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Mol Biol Cell. May 2007; 18(5): 1918–1927.
PMCID: PMC1855037

The Transcriptional Repressor Glis2 Is a Novel Binding Partner for p120 CateninAn external file that holds a picture, illustration, etc.
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Richard Assoian, Monitoring Editor

Abstract

In epithelial cells, p120 catenin (p120) localizes at cell–cell contacts and regulates adhesive function of the cadherin complex. In addition, p120 has been reported to localize in the nucleus, although the nuclear function of p120 is not fully understood. Here, we report the identification of Gli-similar 2 (Glis2) as a novel binding protein for p120. Glis2 is a Krüppel-like transcriptional repressor with homology to the Gli family, but its physiological function has not been well characterized. In this study, we show that coexpression of Glis2 and Src induces nuclear translocation of p120. Furthermore, p120 induces the C-terminal cleavage of Glis2, and this cleavage is further enhanced by Src. The cleaved form of Glis2 loses one of its five zinc finger domains, but it is still able to bind DNA. Functional studies in chick neural tube indicate that full-length Glis2 can affect neuronal differentiation, whereas the cleaved form requires coexpression of p120 to have a similar effect. These data indicate that p120 has additional novel functions in the nucleus together with Glis2.

INTRODUCTION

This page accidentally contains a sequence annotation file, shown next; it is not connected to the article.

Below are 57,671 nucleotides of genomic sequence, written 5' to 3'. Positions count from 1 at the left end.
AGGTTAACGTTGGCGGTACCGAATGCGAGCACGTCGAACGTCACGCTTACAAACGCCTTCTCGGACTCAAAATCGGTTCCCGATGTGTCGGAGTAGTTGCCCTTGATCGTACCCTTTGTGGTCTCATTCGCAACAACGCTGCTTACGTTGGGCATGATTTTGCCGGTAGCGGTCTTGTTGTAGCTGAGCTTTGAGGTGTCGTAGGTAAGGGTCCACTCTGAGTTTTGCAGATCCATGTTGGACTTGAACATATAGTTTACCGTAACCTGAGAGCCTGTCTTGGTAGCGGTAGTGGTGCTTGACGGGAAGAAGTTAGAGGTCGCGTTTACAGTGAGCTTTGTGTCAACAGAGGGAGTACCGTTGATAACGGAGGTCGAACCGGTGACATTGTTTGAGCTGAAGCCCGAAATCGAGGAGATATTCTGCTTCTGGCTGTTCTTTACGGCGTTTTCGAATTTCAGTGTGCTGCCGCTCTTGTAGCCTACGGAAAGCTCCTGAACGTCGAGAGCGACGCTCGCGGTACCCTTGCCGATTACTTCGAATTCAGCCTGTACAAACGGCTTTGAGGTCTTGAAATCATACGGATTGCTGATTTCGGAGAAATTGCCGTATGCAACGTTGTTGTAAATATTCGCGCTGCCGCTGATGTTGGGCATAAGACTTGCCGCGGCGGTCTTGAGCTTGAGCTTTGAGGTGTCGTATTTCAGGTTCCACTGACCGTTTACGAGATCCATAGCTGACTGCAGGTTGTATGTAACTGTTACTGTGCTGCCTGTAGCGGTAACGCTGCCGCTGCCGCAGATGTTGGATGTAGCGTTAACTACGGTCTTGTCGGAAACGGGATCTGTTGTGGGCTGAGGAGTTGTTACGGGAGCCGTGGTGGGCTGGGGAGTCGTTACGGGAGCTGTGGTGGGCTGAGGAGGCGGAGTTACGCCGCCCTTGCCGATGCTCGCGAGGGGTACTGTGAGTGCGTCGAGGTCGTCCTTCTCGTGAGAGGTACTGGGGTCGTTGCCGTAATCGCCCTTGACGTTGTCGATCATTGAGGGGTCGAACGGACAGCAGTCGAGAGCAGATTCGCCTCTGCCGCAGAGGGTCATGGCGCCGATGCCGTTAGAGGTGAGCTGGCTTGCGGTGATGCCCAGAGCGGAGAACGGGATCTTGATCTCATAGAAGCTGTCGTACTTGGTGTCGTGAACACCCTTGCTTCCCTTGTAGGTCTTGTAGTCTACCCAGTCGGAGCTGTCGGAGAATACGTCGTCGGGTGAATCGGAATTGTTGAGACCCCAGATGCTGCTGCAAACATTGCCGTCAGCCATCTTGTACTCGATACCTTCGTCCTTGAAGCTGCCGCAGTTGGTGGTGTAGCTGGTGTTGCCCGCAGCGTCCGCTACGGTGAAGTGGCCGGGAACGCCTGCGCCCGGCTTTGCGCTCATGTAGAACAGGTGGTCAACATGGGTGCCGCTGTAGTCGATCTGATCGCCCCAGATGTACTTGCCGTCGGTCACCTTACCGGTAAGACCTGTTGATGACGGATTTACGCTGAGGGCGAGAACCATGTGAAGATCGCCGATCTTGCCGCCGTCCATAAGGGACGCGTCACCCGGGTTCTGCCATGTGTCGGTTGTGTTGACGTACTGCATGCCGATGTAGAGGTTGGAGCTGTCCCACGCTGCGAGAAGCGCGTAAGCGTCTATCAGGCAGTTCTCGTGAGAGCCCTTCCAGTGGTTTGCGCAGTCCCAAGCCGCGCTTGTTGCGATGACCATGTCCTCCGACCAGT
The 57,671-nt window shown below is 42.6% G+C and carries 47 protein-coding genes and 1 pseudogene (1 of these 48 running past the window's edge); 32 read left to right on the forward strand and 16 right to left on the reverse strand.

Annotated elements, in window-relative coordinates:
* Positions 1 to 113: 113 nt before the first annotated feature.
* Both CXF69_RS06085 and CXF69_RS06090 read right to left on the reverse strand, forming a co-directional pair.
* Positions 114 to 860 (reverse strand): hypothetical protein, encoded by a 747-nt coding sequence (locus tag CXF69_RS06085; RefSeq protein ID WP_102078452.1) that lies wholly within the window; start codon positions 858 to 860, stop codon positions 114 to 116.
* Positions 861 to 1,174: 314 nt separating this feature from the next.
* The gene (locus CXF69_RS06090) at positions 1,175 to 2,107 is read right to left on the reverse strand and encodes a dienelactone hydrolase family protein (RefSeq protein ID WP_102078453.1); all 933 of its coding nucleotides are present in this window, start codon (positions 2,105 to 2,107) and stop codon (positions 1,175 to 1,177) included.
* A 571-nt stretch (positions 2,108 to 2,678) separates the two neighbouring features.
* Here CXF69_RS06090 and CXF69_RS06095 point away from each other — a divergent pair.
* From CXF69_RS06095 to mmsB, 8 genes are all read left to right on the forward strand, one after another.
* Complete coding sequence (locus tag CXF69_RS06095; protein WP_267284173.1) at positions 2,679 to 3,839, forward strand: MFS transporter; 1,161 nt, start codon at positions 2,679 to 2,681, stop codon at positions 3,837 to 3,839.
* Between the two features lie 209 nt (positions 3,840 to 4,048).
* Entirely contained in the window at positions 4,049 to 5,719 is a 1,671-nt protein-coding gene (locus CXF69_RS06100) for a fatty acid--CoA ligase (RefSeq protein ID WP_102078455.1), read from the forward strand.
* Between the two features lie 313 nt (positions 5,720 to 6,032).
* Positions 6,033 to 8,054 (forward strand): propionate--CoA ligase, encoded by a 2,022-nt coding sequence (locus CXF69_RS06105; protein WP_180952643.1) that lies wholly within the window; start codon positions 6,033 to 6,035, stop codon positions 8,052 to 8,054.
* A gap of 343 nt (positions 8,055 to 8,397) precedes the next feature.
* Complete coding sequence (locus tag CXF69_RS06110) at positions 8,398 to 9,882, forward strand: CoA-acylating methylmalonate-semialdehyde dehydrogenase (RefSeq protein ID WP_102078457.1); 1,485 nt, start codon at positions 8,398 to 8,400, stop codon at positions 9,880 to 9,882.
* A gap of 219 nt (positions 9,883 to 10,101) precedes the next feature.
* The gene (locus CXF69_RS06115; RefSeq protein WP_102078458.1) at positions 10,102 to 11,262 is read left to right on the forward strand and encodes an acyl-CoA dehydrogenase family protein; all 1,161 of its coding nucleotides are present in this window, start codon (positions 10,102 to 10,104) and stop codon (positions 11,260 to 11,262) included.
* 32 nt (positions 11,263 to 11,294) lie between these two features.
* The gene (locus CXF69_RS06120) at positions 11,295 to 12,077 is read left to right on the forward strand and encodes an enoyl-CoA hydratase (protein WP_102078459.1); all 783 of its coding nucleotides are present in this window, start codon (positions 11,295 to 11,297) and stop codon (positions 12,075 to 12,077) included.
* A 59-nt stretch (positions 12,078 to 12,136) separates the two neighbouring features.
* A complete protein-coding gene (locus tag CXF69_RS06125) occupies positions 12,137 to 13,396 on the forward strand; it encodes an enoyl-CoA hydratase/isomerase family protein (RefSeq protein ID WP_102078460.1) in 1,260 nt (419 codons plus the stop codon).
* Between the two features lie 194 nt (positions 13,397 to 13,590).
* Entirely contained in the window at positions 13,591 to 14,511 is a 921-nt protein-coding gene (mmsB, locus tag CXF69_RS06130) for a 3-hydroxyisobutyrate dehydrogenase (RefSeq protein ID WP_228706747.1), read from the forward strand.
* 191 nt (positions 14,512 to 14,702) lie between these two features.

In multicellular organisms, individual cells often adhere to each other to form three-dimensionally structured tissues or organs. In addition to this structural role, cell–cell contacts can transduce various signaling pathways. Among cell–cell junctional proteins, cadherins, especially classical cadherins, have been shown to be involved in several signaling pathways, including cell proliferation, differentiation, and cell survival (for reviews, see Jamora and Fuchs, 2002 blue right-pointing triangle; Wheelock and Johnson, 2003 blue right-pointing triangle; Yap and Kovacs, 2003 blue right-pointing triangle; Gumbiner, 2005 blue right-pointing triangle). The cytoplasmic domain of cadherin interacts with several proteins, including β-catenin, p120 catenin (hereafter referred to as p120), C3G, and Hakai (McCrea et al., 1991 blue right-pointing triangle; Reynolds et al., 1994 blue right-pointing triangle; Fujita et al., 2002 blue right-pointing triangle; Hogan et al., 2004 blue right-pointing triangle). The role of β-catenin in the Wnt signaling pathway is well established (Hecht et al., 2000 blue right-pointing triangle; Brembeck et al., 2006 blue right-pointing triangle; Willert and Jones, 2006 blue right-pointing triangle), whereas the involvement of other cadherin-binding proteins in signaling pathways is not yet fully understood. p120 was originally identified as a substrate for the Src tyrosine kinase (Reynolds et al., 1992 blue right-pointing triangle). Subsequently, it was shown that p120 directly interacts with the juxtamembrane domain of classical cadherins (Reynolds et al., 1994 blue right-pointing triangle) and that it regulates the adhesive function of cadherins (Aono et al., 1999 blue right-pointing triangle; Thoreson et al., 2000 blue right-pointing triangle; Ireton et al., 2002 blue right-pointing triangle). Recently, p120 was reported to be involved in cadherin turnover and/or trafficking (Davis et al., 2003 blue right-pointing triangle; Xiao et al., 2003 blue right-pointing triangle). p120 is an Armadillo repeat domain protein that is structurally related to β-catenin. Despite this structural similarity, p120 binds to a different site on the cadherin tail and cannot function as a β-catenin substitute. In epithelial cells, p120 is predominantly localized at cadherin-based cell–cell contact sites, and it is also tethered to microtubules (Chen et al., 2003 blue right-pointing triangle; Franz and Ridley, 2004 blue right-pointing triangle; Yanagisawa et al., 2004 blue right-pointing triangle). In addition, p120 is involved in dynamic regulation of the actin cytoskeleton by modulating activity of small GTPase Rho family members (Anastasiadis et al., 2000 blue right-pointing triangle; Noren et al., 2000 blue right-pointing triangle; Grosheva et al., 2001 blue right-pointing triangle; Elia et al., 2006 blue right-pointing triangle). However, under several experimental conditions, its nuclear localization has also been observed, suggesting a functional role of p120 in the nucleus (van Hengel et al., 1999 blue right-pointing triangle; Roczniak-Ferguson and Reynolds, 2003 blue right-pointing triangle; Kelly et al., 2004 blue right-pointing triangle). Indeed, p120 interacts with Kaiso, a BTB/POZ domain zinc finger (ZnF) transcriptional repressor (Daniel and Reynolds, 1999 blue right-pointing triangle; Prokhortchouk et al., 2001 blue right-pointing triangle). It was also shown that the interaction with p120 prevents Kaiso from binding to DNA, thereby suppressing its repressor activity (Daniel et al., 2002 blue right-pointing triangle; Kelly et al., 2004 blue right-pointing triangle; Kim et al., 2004 blue right-pointing triangle). In this study, we show that p120 has another nuclear binding partner, Gli-similar 2 (Glis2).